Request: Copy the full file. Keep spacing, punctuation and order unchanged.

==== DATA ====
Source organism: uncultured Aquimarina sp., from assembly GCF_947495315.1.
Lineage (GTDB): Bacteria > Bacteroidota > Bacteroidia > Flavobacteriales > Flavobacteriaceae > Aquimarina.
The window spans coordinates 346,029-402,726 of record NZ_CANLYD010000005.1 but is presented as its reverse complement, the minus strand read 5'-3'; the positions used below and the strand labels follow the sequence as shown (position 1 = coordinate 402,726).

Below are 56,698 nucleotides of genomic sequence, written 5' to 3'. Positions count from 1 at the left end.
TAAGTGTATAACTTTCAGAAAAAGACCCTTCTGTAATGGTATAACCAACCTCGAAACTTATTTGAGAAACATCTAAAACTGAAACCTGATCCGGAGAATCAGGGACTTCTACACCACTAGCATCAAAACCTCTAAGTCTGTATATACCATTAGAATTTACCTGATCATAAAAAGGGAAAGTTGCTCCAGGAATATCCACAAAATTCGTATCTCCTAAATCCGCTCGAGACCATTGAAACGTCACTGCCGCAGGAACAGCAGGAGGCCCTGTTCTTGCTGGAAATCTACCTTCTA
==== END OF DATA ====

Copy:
Source organism: uncultured Aquimarina sp., from assembly GCF_947495315.1.
Lineage (GTDB): Bacteria > Bacteroidota > Bacteroidia > Flavobacteriales > Flavobacteriaceae > Aquimarina.
The window spans coordinates 346,029-402,726 of record NZ_CANLYD010000005.1 but is presented as its reverse complement, the minus strand read 5'-3'; the positions used below and the strand labels follow the sequence as shown (position 1 = coordinate 402,726).

Below are 56,698 nucleotides of genomic sequence, written 5' to 3'. Positions count from 1 at the left end.
TAAGTGTATAACTTTCAGAAAAAGACCCTTCTGTAATGGTATAACCAACCTCGAAACTTATTTGAGAAACATCTAAAACTGAAACCTGATCCGGAGAATCAGGGACTTCTACACCACTAGCATCAAAACCTCTAAGTCTGTATATACCATTAGAATTTACCTGATCATAAAAAGGGAAAGTTGCTCCAGGAATATCCACAAAATTCGTATCTCCTAAATCCGCTCGAGACCATTGAAACGTCACTGCCGCAGGAACAGCAGGAGGCCCTGTTCTTGCTGGAAATCTACCTTCTA